With near shadings in PVsyst, you can define and perform simulations with 3 kinds of near shadings (to be applied to the beam
- The shading loss due to the irradiance deficit
on the modules (optical loss), which we call "Linear shadings
". The shading factor is the ratio of the effective shaded area with respect to the total field area.
- The Electrical losses
, i.e. the effect of the partial shadings on the electrical response of your PV array. The calculation requires to define the position of each module, and specify its electrical connexion on the inverter input, in order to combine each I/V curve of each sub-module. This is done in the "Module Layout"
part. The electrical loss will appear in the Array losses on the loss diagram.
- Simplified Electrical losses
, which we called shadings "according to module strings
": this is intended to the evaluation of the maximum electrical effect on the array production, in a simplified and approximate way. Remember that in a string, the poorer cell determines the current of the whole string. That is, when one cell is shaded, the entire string is affected, and is supposed to become almost inefficient (for the beam component). Therefore in this mode, the array is partitioned into rectangles, each rectangle representing (approximately) the area of a full string of modules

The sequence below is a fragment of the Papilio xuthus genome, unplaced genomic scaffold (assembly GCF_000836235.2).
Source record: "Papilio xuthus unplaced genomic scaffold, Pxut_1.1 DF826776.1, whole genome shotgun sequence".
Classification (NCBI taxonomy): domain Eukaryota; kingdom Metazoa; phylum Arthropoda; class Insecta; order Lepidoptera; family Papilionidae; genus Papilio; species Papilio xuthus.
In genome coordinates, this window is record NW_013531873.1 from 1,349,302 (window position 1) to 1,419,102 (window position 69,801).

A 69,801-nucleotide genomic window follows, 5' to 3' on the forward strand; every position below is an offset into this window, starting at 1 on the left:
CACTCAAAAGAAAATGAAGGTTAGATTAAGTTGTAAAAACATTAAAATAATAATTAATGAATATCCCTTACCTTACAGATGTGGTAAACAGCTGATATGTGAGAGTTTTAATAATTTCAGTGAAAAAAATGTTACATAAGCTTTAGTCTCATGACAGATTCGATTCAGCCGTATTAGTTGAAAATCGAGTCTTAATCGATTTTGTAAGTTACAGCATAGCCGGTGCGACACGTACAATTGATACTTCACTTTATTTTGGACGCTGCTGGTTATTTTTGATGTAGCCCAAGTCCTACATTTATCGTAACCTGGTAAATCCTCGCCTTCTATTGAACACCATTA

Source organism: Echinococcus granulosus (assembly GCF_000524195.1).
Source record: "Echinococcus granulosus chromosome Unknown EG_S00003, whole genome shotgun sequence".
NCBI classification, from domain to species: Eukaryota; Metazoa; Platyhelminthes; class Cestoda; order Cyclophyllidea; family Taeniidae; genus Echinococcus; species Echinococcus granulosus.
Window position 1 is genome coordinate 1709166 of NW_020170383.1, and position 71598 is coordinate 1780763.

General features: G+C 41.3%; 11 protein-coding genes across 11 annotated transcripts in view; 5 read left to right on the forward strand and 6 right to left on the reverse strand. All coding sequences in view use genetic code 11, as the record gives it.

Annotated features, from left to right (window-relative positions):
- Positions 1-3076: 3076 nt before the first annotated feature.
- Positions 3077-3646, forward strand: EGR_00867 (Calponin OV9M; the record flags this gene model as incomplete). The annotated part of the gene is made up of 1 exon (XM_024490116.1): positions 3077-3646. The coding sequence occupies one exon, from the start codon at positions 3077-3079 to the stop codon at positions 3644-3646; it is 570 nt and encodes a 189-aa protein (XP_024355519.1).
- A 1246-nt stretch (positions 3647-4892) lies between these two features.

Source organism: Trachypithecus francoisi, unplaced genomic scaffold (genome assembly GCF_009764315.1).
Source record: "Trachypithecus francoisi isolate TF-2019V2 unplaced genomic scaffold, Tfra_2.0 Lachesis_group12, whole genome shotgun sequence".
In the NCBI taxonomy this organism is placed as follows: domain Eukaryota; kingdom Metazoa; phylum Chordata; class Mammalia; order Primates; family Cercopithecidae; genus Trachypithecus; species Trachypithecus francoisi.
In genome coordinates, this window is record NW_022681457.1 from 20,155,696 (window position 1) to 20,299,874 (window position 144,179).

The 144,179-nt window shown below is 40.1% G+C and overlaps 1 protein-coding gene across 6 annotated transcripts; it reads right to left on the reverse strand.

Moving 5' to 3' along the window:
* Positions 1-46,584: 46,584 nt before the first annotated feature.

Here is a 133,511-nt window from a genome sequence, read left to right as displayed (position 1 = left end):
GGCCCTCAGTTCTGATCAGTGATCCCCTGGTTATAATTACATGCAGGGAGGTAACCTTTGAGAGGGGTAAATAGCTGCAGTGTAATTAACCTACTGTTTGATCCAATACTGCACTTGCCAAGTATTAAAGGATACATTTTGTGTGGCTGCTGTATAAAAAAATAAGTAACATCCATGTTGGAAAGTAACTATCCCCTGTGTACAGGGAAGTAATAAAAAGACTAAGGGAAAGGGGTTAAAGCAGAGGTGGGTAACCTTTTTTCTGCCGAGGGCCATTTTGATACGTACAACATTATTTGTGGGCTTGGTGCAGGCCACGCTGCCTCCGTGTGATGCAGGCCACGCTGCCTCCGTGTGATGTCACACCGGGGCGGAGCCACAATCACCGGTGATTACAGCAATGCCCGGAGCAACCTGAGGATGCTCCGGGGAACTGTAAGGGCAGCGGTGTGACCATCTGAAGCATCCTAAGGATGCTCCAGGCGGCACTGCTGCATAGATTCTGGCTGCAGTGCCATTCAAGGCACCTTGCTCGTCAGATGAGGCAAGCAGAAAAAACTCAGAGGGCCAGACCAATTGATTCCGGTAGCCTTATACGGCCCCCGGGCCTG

(to be defined within the shading scene, icon on the left). Then, when a part of this rectangle is shaded, the whole rectangle is considered inactive.
The Global Shading factor is the ratio of the shaded rectangles (grey + yellow) to the total field area. The additional loss represented by the yellow parts (Global - Linear shading factor) gives indeed an evaluation of the upper limit for the electrical loss.
Now some part of the string energy is recovered by the by-pass diodes (see How to evaluate the effect of by-pass diodes in shaded arrays?
). This is the reason why we have defined the "Fraction for relectrical effect
". However when about one third of "sub-modules" in a string are shaded (as for example in rows arrangement), the output for beam irradiance becomes almost null, and this fraction will be near to 100%.
This evaluation of electrical losses "according to modules strings" was the only way of estimating the electrical losses up to the version 5.
It should still be used with very big systems, when the "Module layout" becomes impracticable due to calculation time. In this case you can evaluate the "Fraction for electrical effect" by comparing the "real" electrical loss calculated by the Module Layout on a reduced sample of your system, to the calculation "according to module strings". And apply this last calculation to the full system.